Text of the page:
The silver-cheeked toadfish, a type of pufferfish, might only have four teeth, but it is terrorising Turkey’s fishing industry.
The fish have been multiplying in the Mediterranean for the past few years, despite a range of countermeasures. The Turkish government is determined not to lose the battle against the silver-cheeked toadfish – and it has introduced a bounty to keep the species in check.
Cengiz Balta is one of the many fishermen who struggle with the fish.
Balta has been fishing off the Turkish Mediterranean coast in the Gulf of Antalya for 35 years, just as his father and grandfather before him. He now heads a fishing cooperative in Antalya with around 100 members – and they have all spent several years catching the fish, whether they like it or not.
Balta sits on the side of a boat in the harbour, repairing nets with his colleagues. Five young pufferfish lie on the jetty, each the size of a man’s hand, now dry and stiffened from the hot sun.
“Even the seagulls don’t eat them,” Balta says, tossing the dead fish back into the harbour.
Every day, members of Balta’s cooperative catch some 100 pufferfish in the nets, even though they don’t want to. That number rises to 1,000 for the whole of Antalya.
The fish are no good to eat or sell, says Balta.
The trouble is that the silver-cheeked toadfish is poisonous due to tetrodotoxin contained in its skin, muscles and liver. That protects it from predators, including humans, so the fish are not sold commercially or served as food because they are toxic.
Meanwhile, the silver-cheeked toadfish is a hungry creature whose favourite foods include squid, crab, shrimp and octopus.
The fish does not hunt its food but tends to dig in to whatever has been caught in a fishing net, leaving the net torn and plundered.
All that spells losses for those who make their living from fishing.
“The damage per fisherman is the equivalent of US$531 (RM2,242) per year,” says Ekin Akoglu, a marine biologist at Odtu University in Ankara. That is a huge loss, given that those in small-scale fishing earn an average monthly income of some US$401 (RM1,700).
Part of the problem is that the silver-cheeked toadfish has a really strong bite, even with just a couple of teeth.
Open the stomach of the pufferfish and it is not uncommon to find bitten-off fish hooks, according to Akoglu.
The pufferfish originally comes from the warmer Red Sea but found its way to the Mediterranean through the Suez Canal, which opened in 1869. As it faces barely any predators in the Mediterranean, the fish has been able to multiply unchecked, a process further aided by global warming and the rising temperature in the Mediterranean.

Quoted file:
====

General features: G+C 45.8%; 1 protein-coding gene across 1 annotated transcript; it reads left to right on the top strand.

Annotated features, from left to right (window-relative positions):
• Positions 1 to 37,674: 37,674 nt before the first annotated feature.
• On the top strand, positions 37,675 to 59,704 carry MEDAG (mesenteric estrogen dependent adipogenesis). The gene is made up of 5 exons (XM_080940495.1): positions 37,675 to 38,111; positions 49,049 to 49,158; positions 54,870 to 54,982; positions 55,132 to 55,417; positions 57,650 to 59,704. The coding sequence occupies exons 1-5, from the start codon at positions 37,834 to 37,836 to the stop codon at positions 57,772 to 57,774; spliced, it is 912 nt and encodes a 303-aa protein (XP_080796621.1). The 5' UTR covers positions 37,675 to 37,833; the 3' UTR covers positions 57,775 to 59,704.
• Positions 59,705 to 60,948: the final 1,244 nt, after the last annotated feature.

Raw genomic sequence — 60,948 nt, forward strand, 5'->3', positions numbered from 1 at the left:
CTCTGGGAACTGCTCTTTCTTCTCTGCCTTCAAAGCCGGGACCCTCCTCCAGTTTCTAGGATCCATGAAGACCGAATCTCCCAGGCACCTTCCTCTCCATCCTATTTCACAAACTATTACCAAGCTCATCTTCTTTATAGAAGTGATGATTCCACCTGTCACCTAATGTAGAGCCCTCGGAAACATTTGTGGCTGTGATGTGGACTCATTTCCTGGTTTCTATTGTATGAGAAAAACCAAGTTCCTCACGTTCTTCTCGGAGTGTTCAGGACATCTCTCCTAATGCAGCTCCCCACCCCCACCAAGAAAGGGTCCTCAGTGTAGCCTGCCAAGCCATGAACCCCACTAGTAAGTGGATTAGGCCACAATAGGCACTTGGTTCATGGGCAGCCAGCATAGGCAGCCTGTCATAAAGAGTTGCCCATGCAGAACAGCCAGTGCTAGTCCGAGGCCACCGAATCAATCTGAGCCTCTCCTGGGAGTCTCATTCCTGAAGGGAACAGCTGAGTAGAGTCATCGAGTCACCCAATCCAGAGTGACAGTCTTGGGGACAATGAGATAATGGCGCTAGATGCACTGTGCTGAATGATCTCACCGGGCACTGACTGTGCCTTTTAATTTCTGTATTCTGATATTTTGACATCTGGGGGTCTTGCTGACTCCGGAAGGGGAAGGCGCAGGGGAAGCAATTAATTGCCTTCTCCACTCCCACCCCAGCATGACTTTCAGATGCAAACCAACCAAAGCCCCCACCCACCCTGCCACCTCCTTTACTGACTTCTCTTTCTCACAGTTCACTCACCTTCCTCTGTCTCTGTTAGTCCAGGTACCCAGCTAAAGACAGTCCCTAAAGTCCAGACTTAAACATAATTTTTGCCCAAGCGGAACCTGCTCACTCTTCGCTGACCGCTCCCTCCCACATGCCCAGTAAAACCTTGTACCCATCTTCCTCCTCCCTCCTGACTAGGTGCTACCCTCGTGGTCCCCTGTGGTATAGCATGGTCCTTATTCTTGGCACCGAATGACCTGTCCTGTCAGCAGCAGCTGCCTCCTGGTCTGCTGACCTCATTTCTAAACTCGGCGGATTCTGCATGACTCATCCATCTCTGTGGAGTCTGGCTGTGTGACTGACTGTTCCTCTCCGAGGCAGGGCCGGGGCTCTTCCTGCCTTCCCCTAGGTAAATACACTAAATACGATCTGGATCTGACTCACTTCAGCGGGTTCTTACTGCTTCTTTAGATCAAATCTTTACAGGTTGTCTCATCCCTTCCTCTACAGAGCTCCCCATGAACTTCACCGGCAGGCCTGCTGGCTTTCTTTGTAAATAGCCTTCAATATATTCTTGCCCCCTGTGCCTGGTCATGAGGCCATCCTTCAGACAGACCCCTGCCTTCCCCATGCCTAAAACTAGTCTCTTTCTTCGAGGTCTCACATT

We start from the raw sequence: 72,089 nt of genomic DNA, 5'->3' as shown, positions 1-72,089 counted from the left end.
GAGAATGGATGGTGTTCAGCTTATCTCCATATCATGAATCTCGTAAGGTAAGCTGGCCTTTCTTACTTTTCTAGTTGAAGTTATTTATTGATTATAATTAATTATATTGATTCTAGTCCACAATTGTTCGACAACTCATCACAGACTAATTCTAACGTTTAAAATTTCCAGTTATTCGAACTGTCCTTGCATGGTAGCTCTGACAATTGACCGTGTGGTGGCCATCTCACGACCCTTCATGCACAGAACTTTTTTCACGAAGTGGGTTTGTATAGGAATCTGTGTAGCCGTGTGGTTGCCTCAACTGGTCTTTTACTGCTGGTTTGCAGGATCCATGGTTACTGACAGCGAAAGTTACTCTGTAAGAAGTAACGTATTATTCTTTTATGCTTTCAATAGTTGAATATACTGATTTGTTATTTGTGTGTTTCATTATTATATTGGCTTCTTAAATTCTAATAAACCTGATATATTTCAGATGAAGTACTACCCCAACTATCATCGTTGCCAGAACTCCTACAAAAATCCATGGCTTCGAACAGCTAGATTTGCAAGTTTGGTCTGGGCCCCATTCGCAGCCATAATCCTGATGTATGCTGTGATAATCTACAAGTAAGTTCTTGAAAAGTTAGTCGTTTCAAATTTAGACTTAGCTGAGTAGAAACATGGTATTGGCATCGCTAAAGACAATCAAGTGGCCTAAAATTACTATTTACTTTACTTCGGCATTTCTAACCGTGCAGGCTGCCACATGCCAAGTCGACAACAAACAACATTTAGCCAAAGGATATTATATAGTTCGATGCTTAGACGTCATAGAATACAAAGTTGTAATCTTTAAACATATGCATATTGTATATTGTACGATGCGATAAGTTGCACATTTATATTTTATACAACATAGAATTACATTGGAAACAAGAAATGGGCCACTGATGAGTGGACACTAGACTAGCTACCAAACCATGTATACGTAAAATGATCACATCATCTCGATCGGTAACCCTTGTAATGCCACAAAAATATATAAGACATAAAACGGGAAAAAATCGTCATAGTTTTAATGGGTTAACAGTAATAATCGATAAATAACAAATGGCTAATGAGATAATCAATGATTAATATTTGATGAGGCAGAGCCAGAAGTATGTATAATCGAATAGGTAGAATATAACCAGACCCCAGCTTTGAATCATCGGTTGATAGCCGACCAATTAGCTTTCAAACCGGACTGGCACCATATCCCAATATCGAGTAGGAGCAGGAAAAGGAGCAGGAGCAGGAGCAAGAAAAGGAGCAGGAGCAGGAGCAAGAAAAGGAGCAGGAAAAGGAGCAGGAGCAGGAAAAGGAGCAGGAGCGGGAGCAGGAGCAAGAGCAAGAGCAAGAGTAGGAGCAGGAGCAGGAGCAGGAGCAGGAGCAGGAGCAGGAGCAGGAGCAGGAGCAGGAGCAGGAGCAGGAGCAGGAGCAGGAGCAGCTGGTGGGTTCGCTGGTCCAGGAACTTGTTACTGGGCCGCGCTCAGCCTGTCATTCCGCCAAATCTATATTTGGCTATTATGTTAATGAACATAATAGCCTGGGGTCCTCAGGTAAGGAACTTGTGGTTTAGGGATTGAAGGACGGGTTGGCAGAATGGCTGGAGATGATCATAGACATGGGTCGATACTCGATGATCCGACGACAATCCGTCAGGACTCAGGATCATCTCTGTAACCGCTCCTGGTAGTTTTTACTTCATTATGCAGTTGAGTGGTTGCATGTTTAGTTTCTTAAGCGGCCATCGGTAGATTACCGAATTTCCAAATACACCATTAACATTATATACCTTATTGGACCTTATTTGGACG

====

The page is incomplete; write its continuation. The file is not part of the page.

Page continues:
The excessive numbers of the pufferfish are not only a nuisance for those fishing in the region, they are also destroying the ecosystem.
So far, fishermen have killed any of the unwanted fish they catch and thrown them back into the sea.
While the puffer fish can grow to be more than a metre long and weigh up to 7kg, those that Balta and his colleagues catch tend to measure around 30 to 40cm.
One fisherman and cooperative member says his personal record is a 9kg toadfish he caught about three years ago.
The name of the fish refers to the fact that when threatened, they puff up, creating a thick bladder on the lower body so they then not only appear larger to potential enemies, but are also harder to eat.
The government is now stepping up to the challenge by offering a bounty. Each fish caught can be exchanged for five lira (RM2.50), at stations established expressly for this purpose. Meanwhile, those catching and handing in other, less dangerous pufferfish species can claim half a lira (25sen).
The government has set up similar programmes in the past, though only for a limited period of time and not for all kinds of the fish.
The species is dangerous in other ways too, as a nine-year-old girl learned in 2019 when part of her finger was removed after she was bitten in the southern province of Mersin.
“The fish is not aggressive per se, but it is a wild animal that defends itself when it feels attacked,” says Akoglu.
The younger fish tend to stay on the sandy seabed, meaning they are often found at popular swimming areas.
The pufferfish aren’t a threat to tourism in Turkey, says Akoglu, though incidents like in 2019 could become more frequent if the pufferfish continues to propagate.
The fish population grows denser closer to the Suez Canal.
“So it’s not just a problem for Turkish fishermen, it’s a problem for many Mediterranean countries,” he says.
Balta and his colleagues approve of the government’s measure and the sum that is on offer.
He has plenty of ways the fish could be used too. “You can certainly make knives out of the teeth, use the poison to produce medicine,” he says. Meanwhile bags could be made out of its skin.
He has already come up with a special way to trap the fish. – dpa/Anne Pollmann